When you're scouring through the, at times, never-ending process that is job hunting, what do you look for?
Of course there's job titles, experience levels, pay and skill sets. And then there's workplace culture -- an area that is gaining considerable traction for the LGBTQ community.
Inclusive workplaces are those where people can bring their whole self to work and where they aren't needing to constantly self-edit.
"We know from our research that a lot of people make key decisions around employers on the basis of cultural elements. Workplace inclusion is increasingly one of the leading areas of differentiation," Ross Wetherbee, Senior Program Manager of Pride In Diversity, told The Huffington Post Australia.
The team have launched a website to connect job seekers with those employers who are committed to creating workplace cultures that accept and celebrate diversity.
"We see this an an opportunity for workplaces to profile themselves to talent -- and that includes both LGBTQ staff as well as those who consider an inclusive workplace for LGBTQ staff as a priority," Wetherbee said.
What makes an inclusive employer?
Close to one in two LGBTQ Australians hide their sexual identity in the workplace because they fear being "out" may damage their career. That is according to data from Pride in Diversity's Australian Workplace Equality Index (AWEI) released last year.
And these results came from 65 organisations with LGBTQ workplace inclusion programs in place.
"This is the reason why our program exists," Wetherbee said.
"While this is absolutely not about "outing" people, we do know that creating psychologically safe environments -- where people aren't constantly self-editing themselves or watching what they say -- can increase productivity and develop stronger relationships."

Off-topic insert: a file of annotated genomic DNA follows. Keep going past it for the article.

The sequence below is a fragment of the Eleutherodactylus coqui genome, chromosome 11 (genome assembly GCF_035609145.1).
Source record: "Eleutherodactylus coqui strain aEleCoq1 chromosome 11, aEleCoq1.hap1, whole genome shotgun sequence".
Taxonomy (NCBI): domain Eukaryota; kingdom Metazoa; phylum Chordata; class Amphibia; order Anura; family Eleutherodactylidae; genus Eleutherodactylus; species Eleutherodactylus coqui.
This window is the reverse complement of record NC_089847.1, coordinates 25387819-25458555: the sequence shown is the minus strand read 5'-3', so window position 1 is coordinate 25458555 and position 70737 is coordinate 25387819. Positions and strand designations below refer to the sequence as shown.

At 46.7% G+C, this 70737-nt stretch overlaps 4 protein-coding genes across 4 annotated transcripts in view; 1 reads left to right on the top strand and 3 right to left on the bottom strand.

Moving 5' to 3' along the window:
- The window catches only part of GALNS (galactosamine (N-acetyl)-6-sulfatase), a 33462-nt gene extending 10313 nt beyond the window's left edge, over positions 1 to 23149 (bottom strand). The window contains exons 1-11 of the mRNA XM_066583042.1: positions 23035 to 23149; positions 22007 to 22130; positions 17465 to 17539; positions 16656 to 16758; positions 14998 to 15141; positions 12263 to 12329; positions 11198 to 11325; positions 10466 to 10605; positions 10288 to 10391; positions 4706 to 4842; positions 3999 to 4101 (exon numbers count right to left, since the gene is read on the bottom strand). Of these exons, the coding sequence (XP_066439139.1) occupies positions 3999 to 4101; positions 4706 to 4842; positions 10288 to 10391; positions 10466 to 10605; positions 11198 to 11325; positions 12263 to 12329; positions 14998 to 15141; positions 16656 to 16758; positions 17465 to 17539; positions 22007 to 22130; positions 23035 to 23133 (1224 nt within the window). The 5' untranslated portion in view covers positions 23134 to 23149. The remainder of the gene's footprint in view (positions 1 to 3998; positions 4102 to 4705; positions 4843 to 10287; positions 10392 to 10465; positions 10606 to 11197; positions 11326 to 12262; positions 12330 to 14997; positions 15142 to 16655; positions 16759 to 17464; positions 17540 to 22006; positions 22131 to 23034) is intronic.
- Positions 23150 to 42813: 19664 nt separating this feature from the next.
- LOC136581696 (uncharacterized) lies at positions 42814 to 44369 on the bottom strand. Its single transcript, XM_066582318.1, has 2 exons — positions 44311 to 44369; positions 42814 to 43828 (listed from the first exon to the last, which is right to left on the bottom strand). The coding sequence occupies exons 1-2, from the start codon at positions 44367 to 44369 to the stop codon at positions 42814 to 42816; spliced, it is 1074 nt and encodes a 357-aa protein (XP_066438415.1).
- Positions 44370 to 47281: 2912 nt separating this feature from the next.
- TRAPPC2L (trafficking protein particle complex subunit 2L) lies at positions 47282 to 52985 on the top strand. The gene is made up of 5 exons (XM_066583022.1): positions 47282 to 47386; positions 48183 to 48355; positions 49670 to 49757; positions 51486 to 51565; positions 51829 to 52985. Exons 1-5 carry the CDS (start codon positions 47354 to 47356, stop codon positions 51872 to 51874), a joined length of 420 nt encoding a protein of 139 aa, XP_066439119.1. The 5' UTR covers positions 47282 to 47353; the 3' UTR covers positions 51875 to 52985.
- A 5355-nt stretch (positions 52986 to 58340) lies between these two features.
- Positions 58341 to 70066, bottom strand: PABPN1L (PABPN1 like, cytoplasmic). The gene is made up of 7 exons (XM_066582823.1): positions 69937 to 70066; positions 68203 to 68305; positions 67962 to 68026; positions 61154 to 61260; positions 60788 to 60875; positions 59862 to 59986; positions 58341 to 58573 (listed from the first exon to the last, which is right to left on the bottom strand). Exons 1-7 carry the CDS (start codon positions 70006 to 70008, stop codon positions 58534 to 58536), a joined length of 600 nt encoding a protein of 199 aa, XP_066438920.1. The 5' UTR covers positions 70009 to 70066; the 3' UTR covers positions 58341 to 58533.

They are more likely to be out and feeling psychologically safe.
This is where the Australian Workplace Equality Index comes in.
Launched in 2011, AWEI is an annual, evidence-based bench-marking system that ranks Australia's most inclusive workplaces.
"Each year, organisations submit their practice and what they've done over the year. We then assess that and reveal platinum, gold, silver and bronze-tiered employers," Wetherbee said. "We want to recognise good practice and encourage organisations towards it."
1. Policy and practice: Does an organisation use inclusive language within their policy-making?
Consider parental leave policy. Do references to partners explicitly include same-sex partners and their families? Are sexual orientation, gender and intersex identity articulated as protected attributes within anti-discrimination policy?
"It's about ensuring that people don't read themselves out of the policies put in place to support all employees," Wetherbee said.
2. Level of staff training: How are organisations fostering a culture of inclusion among staff?
"Ensuring that organisations are providing awareness training across all levels of staff -- from management to HR -- is crucial."
3. Quality of staff resources: How is that culture being sustained?
"One of the most important areas could be an employee resource group that consists of a group of committed staff who hook others into that group."
4. Outside the office: what is being done to continue work with the LGBTQ community outside of work?
"Our research around the AWEI sees organisations that do well in the index have much more positive outcomes for the employees that are part of them," Wetherbee said.
"We see a greater number of people who are "out", who say they know where to go if they need access to information and who have greater faith in leadership about handling an issue if it may arise."
How does it work?
'Inclusive Employers' provides a platform for both Pride in Diversity members as well as any organisation who meets the minimum AWEI criteria to create an online profile.
"Each non-member will go through a rigorous application process. This then kickstarts a process that is available for updating as the organisation changes," Wetherbee said.
When we first started all of this, we were knocking on doors and organisations were closing them in our face.
Now with over 185 members, amid a 45 percent growth in the last 12 months, Wetherbee hopes the platform will spur on more involvement.
"When we first started all of this, we were knocking on doors and organisations were closing them in our face. Now we know this is a growing area across all industries and sectors."
ALSO ON HUFFPOST AUSTRALIA